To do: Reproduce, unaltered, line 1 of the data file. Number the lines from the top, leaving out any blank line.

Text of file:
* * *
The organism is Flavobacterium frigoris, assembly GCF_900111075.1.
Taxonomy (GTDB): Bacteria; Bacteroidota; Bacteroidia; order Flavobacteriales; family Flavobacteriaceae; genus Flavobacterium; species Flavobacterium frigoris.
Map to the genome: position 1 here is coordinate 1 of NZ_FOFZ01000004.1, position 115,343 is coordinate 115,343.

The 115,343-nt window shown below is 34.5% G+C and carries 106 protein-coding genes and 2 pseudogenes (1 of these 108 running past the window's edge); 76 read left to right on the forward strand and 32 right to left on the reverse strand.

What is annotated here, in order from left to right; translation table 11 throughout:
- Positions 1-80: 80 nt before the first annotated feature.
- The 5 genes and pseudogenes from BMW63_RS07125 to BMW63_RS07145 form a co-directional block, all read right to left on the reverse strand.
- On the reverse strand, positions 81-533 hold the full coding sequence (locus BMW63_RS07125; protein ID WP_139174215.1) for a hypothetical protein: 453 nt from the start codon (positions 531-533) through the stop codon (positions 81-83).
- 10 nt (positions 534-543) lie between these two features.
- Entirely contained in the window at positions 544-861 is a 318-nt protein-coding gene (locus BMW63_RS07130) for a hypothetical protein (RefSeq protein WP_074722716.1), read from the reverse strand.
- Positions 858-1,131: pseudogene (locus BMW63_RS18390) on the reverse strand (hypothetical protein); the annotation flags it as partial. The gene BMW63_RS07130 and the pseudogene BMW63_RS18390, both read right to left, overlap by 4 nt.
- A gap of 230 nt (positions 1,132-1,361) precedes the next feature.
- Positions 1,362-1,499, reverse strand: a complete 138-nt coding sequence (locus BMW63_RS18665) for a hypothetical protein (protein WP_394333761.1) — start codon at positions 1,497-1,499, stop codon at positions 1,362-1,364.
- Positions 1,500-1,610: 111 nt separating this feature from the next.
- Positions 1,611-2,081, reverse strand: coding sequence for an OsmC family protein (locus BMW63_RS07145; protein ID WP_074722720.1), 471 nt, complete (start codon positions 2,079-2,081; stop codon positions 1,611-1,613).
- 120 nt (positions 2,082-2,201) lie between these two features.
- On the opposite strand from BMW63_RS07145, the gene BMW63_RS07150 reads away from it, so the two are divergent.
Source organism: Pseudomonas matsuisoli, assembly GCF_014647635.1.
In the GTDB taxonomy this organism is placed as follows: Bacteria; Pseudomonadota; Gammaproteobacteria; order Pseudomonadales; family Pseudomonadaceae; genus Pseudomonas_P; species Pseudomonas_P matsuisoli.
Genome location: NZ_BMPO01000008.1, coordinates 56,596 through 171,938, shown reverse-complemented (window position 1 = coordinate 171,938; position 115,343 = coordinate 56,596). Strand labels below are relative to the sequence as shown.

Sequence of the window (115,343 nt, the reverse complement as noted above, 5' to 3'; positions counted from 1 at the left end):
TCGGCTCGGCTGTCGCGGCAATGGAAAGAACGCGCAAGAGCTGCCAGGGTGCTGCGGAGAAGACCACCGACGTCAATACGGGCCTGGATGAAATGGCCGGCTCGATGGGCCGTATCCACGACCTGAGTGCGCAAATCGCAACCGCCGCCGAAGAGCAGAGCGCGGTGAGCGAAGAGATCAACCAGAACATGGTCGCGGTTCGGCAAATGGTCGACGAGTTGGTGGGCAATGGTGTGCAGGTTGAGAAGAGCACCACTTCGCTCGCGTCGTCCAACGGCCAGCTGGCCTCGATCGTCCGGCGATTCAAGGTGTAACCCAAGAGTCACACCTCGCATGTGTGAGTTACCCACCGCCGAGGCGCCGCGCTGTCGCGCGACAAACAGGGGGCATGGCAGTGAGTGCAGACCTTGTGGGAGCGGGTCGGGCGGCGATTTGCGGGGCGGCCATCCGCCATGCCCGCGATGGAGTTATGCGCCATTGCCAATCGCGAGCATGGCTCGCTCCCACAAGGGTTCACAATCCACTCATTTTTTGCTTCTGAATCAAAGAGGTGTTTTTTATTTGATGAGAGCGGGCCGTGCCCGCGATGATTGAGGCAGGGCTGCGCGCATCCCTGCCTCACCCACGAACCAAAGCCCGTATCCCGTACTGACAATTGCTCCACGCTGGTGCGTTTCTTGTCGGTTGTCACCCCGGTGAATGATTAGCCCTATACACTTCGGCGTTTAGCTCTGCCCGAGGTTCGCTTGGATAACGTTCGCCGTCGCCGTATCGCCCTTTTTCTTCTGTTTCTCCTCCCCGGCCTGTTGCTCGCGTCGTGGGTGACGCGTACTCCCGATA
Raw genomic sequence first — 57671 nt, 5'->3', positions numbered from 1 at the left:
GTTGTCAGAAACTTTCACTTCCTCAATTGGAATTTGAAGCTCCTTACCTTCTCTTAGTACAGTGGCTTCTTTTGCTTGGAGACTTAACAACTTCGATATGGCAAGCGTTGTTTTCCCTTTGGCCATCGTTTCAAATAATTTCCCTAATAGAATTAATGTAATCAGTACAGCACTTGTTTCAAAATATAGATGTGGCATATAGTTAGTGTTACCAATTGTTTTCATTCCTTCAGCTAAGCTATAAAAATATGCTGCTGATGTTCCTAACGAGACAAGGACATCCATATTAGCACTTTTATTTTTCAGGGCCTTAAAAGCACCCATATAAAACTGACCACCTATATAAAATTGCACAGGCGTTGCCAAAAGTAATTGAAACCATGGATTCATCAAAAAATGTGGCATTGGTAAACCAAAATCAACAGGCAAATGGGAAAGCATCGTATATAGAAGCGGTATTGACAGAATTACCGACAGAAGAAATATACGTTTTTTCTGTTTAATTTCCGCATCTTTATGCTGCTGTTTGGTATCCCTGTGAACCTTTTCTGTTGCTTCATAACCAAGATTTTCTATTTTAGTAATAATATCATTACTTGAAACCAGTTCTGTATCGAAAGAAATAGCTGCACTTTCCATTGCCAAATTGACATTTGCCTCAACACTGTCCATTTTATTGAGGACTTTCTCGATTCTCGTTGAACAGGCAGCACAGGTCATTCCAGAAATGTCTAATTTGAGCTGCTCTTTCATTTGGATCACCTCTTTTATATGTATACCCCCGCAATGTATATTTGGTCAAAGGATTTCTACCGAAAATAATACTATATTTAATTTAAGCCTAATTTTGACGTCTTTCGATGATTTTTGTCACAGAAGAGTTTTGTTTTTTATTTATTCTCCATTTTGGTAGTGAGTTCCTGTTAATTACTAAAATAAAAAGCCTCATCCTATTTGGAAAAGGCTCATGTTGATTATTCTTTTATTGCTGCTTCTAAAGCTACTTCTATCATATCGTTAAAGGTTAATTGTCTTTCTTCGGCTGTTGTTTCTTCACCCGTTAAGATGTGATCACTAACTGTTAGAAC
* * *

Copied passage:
The organism is Flavobacterium frigoris, assembly GCF_900111075.1.